By: E.C. Synkowski
Whole, unprocessed carbohydrate sources have significant health and performance benefits that might go unnoticed with macronutrient counting. For example, a doughnut and an orange can both provide the carbohydrate grams one needs, but other constituents should be considered. Even honey has more health value compared to table sugar due to the vitamins and minerals it contains. This brief describes some of the factors to consider when selecting carbohydrates, including total carbohydrate grams. While the brief is not meant to be exhaustive, this information can help someone make more optimal choices based on needs and goals.
When selecting a carbohydrate, consider these components:
• Total carbohydrate (for body composition)
• Non-caloric constituents (for health)
• Fiber (for satiety)
• Glucose vs. fructose (for recovery)
Choosing the Most Optimal While spinach and kale are low in carbohydrate load, high in fiber, and offer a dose of vitamins, minerals and phytonutrients, they might not be the most optimal choices at all times.
• Variation: The greater the diversity in one’s diet, the greater the diversity in the micronutrients and phytochemicals consumed. It is best to rotate whole food sources to maximize coverage across all nutrients.
• Realistic: Excessive consumption of (green) vegetables to meet carbohydrate needs is uncomfortable at best, if not impossible or even stressful for the digestive system (assuming consumption of more than 100 grams of carbohydrates per day).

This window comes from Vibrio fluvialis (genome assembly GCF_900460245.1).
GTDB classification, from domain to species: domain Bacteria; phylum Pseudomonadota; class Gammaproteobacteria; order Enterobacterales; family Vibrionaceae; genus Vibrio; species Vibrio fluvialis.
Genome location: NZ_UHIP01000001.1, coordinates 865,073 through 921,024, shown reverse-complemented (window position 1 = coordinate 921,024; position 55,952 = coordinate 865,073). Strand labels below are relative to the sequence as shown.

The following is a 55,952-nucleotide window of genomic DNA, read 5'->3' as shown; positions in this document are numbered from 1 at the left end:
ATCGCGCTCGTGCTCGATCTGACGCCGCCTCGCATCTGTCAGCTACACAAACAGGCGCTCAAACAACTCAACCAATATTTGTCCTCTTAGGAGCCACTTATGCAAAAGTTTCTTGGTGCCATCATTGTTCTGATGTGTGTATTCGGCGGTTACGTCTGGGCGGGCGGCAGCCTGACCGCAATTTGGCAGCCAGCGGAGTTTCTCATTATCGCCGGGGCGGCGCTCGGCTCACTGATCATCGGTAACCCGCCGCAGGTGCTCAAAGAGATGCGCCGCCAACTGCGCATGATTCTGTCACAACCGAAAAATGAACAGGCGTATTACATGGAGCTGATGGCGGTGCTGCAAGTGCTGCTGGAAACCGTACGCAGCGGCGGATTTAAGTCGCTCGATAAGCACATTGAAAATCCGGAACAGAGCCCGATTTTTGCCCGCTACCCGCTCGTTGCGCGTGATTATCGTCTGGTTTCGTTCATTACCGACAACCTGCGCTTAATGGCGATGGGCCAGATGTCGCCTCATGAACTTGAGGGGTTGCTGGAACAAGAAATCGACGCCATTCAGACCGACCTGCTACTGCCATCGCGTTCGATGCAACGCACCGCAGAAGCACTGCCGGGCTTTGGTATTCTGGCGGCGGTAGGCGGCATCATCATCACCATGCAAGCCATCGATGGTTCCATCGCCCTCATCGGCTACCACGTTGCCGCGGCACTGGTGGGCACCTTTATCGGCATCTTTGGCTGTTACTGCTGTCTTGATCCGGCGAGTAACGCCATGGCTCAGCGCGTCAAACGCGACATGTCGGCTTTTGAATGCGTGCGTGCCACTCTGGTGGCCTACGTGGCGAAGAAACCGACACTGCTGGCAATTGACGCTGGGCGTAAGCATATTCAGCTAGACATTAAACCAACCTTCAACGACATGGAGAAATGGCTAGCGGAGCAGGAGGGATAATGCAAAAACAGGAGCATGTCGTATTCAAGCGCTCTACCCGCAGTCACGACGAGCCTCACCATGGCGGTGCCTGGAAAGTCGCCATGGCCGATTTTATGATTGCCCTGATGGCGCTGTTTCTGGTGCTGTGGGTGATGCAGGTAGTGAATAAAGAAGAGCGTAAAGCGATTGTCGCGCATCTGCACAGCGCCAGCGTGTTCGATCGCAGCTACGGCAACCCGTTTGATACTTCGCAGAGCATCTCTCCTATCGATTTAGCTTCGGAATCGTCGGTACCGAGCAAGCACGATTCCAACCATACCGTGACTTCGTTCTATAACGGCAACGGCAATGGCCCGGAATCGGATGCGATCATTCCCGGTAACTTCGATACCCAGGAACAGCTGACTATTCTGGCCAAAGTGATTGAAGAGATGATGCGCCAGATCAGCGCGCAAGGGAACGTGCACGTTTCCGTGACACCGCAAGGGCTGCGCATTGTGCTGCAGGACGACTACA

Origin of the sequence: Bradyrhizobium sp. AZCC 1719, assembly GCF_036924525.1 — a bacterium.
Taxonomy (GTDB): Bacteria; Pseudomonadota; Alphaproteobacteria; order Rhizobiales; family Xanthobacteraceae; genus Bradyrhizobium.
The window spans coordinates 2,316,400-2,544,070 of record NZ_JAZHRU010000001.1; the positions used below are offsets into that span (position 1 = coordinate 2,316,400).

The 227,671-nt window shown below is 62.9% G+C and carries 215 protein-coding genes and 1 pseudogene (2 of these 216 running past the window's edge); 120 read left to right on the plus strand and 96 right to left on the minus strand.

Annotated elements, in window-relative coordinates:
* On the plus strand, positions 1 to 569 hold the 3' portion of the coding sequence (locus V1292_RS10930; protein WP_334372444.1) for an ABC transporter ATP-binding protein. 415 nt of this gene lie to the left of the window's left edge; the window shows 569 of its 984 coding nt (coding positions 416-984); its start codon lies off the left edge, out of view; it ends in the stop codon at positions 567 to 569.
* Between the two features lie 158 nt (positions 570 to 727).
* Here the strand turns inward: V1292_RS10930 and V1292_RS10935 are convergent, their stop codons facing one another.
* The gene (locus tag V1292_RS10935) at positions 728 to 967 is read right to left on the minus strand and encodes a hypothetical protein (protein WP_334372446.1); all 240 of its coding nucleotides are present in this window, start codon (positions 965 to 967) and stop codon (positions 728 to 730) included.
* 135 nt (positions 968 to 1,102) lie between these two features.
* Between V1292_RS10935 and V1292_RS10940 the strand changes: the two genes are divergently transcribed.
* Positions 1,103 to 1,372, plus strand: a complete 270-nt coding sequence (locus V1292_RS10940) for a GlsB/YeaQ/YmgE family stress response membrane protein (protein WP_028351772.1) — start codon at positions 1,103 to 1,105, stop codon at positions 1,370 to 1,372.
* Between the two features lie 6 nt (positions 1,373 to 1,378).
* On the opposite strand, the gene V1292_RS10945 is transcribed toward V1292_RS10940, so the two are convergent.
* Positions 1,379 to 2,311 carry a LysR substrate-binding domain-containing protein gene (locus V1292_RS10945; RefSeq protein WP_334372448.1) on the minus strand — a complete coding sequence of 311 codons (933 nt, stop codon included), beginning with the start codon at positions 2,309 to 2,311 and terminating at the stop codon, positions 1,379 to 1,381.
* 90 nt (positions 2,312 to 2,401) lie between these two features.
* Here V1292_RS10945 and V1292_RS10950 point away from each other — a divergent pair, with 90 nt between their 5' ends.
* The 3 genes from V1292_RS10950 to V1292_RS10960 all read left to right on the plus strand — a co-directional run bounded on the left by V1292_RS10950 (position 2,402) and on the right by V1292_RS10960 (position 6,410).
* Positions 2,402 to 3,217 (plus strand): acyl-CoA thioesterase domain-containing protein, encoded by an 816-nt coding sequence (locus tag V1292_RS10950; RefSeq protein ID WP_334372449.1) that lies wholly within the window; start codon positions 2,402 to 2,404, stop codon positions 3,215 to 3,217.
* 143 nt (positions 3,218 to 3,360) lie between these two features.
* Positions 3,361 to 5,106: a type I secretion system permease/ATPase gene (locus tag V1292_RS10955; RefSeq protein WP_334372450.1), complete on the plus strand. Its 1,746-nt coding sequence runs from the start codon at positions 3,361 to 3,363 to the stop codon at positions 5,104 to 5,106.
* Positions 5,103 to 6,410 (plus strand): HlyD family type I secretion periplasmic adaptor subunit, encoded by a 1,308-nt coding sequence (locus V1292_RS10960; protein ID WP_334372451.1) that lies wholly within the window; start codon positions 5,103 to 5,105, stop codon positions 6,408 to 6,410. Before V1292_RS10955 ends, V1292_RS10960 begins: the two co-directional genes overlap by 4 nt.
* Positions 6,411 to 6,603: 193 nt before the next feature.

• Mass gain/compressed feeding window: Those looking to gain weight might specifically try to avoid fiber and target carbohydrate-dense foods simply to achieve daily targets. Others might employ the same strategies when eating in a compressed window (e.g., fasting).
• Performance: Athletes might find increased performance when incorporating lesser-quality sources specifically near workout times. Quickly absorbed nutrients can aid the recovery process. This is more appropriate for someone doing multiple sessions a day, endurance athletes, and/or individuals with the more important aspects of their diet already dialed in (such as consistently eating quality foods in known quantities).
• Enjoyment: Many people find enjoyment in some treat that cannot be justified based on its ingredients. And that’s OK! Dietary indiscretions can serve as sources of motivation for adherence and can be part of social enjoyment.
Overall, various carbohydrate sources can be “optimal” in different contexts based on these factors. It is generally best to select the majority of one’s carbohydrates from a wide variety of whole, unprocessed foods. These foods are the most nutrient dense and offer an array of nutrients that can optimize long-term health and performance, but they are not necessarily calorically dense and often inadvertently reduce total caloric intake by making people feel full. However, individuals can optimize choices to meet needs and even fit nutrient-poor and/or carbohydrate-dense items into a varied diet based on whole foods. The “right tool” can be selected for the right job without blanket descriptions of “good” or “bad” for specific carbohydrates.
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75/60 Calorie Row
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KB Swings 35/25#
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5 Strict Chin Ups (palms facing you)
1 Minute Plank
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